This month, Member Spotlight features Laura Michels, Contributor Member and Docent.
“I joined the museum in 2016. I also became a volunteer that year. One of the perks of membership is the opportunity to volunteer at the Norton. Joining the museum and volunteering introduced me to an entirely new community. As a volunteer, I met several people from the Museum’s Education team. These people were smart, caring, and excited about the Norton. This was something I wanted to be part of. I met other volunteers—people of all ages—with a wide variety of interests and backgrounds; yet, we all had something in common: we supported Mr. Norton’s mission to share art and art education with the community. I attended programs, even took some classes, and enjoyed the Friday night Art After Dark festivities on a regular basis. The Norton’s offerings started to populate my calendar. I felt part of an inclusive community.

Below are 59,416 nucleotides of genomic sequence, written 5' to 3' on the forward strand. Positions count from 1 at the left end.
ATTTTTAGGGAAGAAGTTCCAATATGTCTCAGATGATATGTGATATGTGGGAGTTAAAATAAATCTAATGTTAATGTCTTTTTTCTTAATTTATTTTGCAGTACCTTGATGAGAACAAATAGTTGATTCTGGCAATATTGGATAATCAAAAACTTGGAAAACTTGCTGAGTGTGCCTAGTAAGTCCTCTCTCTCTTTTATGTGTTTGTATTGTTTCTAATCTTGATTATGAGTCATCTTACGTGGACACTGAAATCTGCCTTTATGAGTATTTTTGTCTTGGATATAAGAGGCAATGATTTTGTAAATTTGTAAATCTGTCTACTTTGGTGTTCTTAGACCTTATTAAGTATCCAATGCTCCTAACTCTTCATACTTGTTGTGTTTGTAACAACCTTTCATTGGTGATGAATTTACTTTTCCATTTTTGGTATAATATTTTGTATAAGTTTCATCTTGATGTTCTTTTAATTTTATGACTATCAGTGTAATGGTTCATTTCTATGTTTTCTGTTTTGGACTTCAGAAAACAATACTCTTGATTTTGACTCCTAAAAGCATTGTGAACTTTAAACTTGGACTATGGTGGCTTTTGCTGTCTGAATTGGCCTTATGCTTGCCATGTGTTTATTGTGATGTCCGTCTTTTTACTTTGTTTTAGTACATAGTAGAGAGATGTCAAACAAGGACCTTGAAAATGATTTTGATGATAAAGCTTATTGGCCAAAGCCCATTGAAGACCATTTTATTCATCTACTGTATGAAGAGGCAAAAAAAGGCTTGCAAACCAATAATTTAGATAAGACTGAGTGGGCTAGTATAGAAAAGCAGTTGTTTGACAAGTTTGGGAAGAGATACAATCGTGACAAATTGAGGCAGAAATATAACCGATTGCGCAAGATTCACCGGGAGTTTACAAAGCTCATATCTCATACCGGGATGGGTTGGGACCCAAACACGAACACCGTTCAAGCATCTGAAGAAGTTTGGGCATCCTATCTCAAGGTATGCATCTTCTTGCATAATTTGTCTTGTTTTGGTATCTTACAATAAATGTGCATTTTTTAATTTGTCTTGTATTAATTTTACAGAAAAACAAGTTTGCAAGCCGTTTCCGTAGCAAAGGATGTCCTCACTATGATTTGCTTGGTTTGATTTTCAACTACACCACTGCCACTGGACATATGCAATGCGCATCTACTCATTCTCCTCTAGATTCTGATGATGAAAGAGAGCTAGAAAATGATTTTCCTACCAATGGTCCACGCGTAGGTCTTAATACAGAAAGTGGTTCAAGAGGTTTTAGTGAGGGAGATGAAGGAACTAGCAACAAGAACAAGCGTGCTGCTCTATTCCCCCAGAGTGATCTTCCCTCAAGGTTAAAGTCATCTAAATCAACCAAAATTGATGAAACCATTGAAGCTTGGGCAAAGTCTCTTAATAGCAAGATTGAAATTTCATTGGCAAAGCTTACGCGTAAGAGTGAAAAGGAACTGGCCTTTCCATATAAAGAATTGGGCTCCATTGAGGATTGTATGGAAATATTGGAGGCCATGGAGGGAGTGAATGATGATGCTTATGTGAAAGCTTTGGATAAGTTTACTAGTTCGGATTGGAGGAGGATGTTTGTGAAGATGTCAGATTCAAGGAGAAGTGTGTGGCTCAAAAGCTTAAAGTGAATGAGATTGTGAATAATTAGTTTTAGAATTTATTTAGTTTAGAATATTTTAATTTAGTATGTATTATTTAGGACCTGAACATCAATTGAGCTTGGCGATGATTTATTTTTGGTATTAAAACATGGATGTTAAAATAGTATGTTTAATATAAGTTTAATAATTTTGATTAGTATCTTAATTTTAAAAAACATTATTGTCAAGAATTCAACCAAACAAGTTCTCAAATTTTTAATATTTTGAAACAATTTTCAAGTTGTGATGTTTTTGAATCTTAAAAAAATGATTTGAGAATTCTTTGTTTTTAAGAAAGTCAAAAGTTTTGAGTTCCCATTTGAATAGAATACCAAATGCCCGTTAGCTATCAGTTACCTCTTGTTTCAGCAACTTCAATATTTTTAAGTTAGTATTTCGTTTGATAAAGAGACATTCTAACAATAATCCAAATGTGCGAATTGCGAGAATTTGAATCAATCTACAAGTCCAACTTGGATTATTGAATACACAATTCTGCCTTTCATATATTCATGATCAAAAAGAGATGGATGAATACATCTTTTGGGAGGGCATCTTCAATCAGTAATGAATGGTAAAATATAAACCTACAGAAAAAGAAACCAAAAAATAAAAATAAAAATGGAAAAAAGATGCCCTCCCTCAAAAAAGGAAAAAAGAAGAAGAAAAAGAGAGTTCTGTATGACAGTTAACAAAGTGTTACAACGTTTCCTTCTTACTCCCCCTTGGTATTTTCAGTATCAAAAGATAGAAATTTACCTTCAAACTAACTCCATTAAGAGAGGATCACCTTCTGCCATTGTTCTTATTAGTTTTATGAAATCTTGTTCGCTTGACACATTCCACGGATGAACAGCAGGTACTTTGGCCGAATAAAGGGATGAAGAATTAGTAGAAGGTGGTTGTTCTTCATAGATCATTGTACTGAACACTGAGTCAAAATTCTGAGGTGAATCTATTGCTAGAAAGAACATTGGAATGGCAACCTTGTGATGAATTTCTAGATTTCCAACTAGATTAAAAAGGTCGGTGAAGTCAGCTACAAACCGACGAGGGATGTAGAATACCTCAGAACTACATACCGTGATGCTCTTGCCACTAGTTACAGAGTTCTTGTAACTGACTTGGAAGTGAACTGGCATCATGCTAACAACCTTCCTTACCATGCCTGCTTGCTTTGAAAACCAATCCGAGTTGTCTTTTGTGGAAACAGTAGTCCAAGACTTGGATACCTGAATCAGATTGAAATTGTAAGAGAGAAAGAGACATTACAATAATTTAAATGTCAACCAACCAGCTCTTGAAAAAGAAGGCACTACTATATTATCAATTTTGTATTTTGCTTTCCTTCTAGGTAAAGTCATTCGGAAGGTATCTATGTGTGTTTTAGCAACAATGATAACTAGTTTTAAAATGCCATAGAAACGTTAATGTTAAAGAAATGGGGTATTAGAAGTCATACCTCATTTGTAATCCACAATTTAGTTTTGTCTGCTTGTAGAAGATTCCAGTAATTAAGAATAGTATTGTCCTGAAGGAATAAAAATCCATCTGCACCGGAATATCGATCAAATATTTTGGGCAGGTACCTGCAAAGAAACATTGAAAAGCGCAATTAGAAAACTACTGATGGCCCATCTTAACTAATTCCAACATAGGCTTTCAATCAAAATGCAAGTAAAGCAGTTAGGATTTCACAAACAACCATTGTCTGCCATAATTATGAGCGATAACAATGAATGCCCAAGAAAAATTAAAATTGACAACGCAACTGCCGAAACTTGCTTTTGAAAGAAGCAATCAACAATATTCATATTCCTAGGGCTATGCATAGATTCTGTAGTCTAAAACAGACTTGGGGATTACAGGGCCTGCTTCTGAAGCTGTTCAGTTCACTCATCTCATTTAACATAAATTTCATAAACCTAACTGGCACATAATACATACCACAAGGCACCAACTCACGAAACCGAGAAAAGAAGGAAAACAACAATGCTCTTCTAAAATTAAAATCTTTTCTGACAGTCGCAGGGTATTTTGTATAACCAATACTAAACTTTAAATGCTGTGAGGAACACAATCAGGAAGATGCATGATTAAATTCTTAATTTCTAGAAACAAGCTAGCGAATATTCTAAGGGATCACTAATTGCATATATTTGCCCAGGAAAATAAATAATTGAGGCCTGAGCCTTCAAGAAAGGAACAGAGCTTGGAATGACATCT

My initial volunteer assignment, helping with a visitor survey, brought me to the museum a couple of afternoons a week. After volunteering, I always wanted to linger in the museum (The Norton was under construction and only the original 1941 building was open). I found myself wandering through an elegant series of Art Deco galleries surrounding a central courtyard. The intimacy and elegance of the galleries beguiled me. I would wander the galleries and spend time with the art. H.D. Thoreau spoke of the “art of sauntering”—taking unhurried walks with no destination and often traveling repeatedly over the same terrain. Surveying the countryside, Thoreau imagined which estates or farms he might purchase. While Thoreau sauntered the countryside taking in the natural world, I sauntered through the galleries considering the works art—some became my favorites, others made me curious, and some were puzzling, but my experience was somehow meditative.
Recently, I read about a study on the benefits of museum experiences linking the museum experience with time spent in a natural environment. Research indicates that the four factors that contribute to mental restoration are commonly found in both natural environments and museums. The best news? As a member I can visit the museum as often as I wish, free of charge.”